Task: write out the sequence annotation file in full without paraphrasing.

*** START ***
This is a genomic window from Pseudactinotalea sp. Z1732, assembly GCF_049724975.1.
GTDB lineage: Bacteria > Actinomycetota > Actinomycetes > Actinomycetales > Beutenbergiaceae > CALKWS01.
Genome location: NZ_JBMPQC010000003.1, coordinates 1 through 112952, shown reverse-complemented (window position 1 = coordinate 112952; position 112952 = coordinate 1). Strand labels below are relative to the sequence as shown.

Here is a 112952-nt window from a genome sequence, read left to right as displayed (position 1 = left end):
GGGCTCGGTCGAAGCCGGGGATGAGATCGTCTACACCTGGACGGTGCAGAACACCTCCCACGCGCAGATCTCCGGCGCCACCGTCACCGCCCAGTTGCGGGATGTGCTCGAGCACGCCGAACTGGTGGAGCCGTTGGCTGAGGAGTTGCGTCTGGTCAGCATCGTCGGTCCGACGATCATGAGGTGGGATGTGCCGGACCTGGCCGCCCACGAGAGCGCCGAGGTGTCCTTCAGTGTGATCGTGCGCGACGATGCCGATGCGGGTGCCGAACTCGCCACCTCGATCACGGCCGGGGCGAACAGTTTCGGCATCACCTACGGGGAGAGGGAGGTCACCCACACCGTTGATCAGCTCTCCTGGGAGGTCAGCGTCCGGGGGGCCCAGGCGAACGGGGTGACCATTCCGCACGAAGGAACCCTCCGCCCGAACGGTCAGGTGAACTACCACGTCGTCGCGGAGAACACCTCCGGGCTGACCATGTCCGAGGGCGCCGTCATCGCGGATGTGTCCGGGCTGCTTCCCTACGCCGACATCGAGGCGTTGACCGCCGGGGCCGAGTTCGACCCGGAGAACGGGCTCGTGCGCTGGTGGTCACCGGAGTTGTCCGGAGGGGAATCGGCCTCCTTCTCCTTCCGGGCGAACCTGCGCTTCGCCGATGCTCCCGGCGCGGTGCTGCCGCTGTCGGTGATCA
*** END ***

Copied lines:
This is a genomic window from Pseudactinotalea sp. Z1732, assembly GCF_049724975.1.
GTDB lineage: Bacteria > Actinomycetota > Actinomycetes > Actinomycetales > Beutenbergiaceae > CALKWS01.
Genome location: NZ_JBMPQC010000003.1, coordinates 1 through 112952, shown reverse-complemented (window position 1 = coordinate 112952; position 112952 = coordinate 1). Strand labels below are relative to the sequence as shown.

Here is a 112952-nt window from a genome sequence, read left to right as displayed (position 1 = left end):
GGGCTCGGTCGAAGCCGGGGATGAGATCGTCTACACCTGGACGGTGCAGAACACCTCCCACGCGCAGATCTCCGGCGCCACCGTCACCGCCCAGTTGCGGGATGTGCTCGAGCACGCCGAACTGGTGGAGCCGTTGGCTGAGGAGTTGCGTCTGGTCAGCATCGTCGGTCCGACGATCATGAGGTGGGATGTGCCGGACCTGGCCGCCCACGAGAGCGCCGAGGTGTCCTTCAGTGTGATCGTGCGCGACGATGCCGATGCGGGTGCCGAACTCGCCACCTCGATCACGGCCGGGGCGAACAGTTTCGGCATCACCTACGGGGAGAGGGAGGTCACCCACACCGTTGATCAGCTCTCCTGGGAGGTCAGCGTCCGGGGGGCCCAGGCGAACGGGGTGACCATTCCGCACGAAGGAACCCTCCGCCCGAACGGTCAGGTGAACTACCACGTCGTCGCGGAGAACACCTCCGGGCTGACCATGTCCGAGGGCGCCGTCATCGCGGATGTGTCCGGGCTGCTTCCCTACGCCGACATCGAGGCGTTGACCGCCGGGGCCGAGTTCGACCCGGAGAACGGGCTCGTGCGCTGGTGGTCACCGGAGTTGTCCGGAGGGGAATCGGCCTCCTTCTCCTTCCGGGCGAACCTGCGCTTCGCCGATGCTCCCGGCGCGGTGCTGCCGCTGTCGGTGATCA